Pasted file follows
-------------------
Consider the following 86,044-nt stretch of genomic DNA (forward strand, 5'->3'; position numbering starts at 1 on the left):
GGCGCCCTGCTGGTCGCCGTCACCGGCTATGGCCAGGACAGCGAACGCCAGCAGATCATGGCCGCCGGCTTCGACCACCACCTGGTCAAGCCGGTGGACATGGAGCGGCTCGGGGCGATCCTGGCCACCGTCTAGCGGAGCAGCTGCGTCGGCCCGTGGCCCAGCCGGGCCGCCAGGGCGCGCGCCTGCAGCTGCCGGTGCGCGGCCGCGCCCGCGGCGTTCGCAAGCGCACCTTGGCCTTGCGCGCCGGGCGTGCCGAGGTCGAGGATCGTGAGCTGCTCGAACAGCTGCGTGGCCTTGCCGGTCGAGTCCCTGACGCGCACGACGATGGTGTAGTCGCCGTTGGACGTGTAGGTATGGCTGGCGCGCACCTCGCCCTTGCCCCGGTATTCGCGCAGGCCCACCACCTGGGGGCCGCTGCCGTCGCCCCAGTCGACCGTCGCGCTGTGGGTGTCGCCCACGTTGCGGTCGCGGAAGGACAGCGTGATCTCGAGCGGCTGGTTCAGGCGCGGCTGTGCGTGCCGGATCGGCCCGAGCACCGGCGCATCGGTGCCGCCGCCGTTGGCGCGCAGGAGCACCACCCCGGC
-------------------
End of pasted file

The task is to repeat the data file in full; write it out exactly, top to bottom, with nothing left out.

Consider the following 86,044-nt stretch of genomic DNA (forward strand, 5'->3'; position numbering starts at 1 on the left):
GGCGCCCTGCTGGTCGCCGTCACCGGCTATGGCCAGGACAGCGAACGCCAGCAGATCATGGCCGCCGGCTTCGACCACCACCTGGTCAAGCCGGTGGACATGGAGCGGCTCGGGGCGATCCTGGCCACCGTCTAGCGGAGCAGCTGCGTCGGCCCGTGGCCCAGCCGGGCCGCCAGGGCGCGCGCCTGCAGCTGCCGGTGCGCGGCCGCGCCCGCGGCGTTCGCAAGCGCACCTTGGCCTTGCGCGCCGGGCGTGCCGAGGTCGAGGATCGTGAGCTGCTCGAACAGCTGCGTGGCCTTGCCGGTCGAGTCCCTGACGCGCACGACGATGGTGTAGTCGCCGTTGGACGTGTAGGTATGGCTGGCGCGCACCTCGCCCTTGCCCCGGTATTCGCGCAGGCCCACCACCTGGGGGCCGCTGCCGTCGCCCCAGTCGACCGTCGCGCTGTGGGTGTCGCCCACGTTGCGGTCGCGGAAGGACAGCGTGATCTCGAGCGGCTGGTTCAGGCGCGGCTGTGCGTGCCGGATCGGCCCGAGCACCGGCGCATCGGTGCCGCCGCCGTTGGCGCGCAGGAGCACCACCCCGGC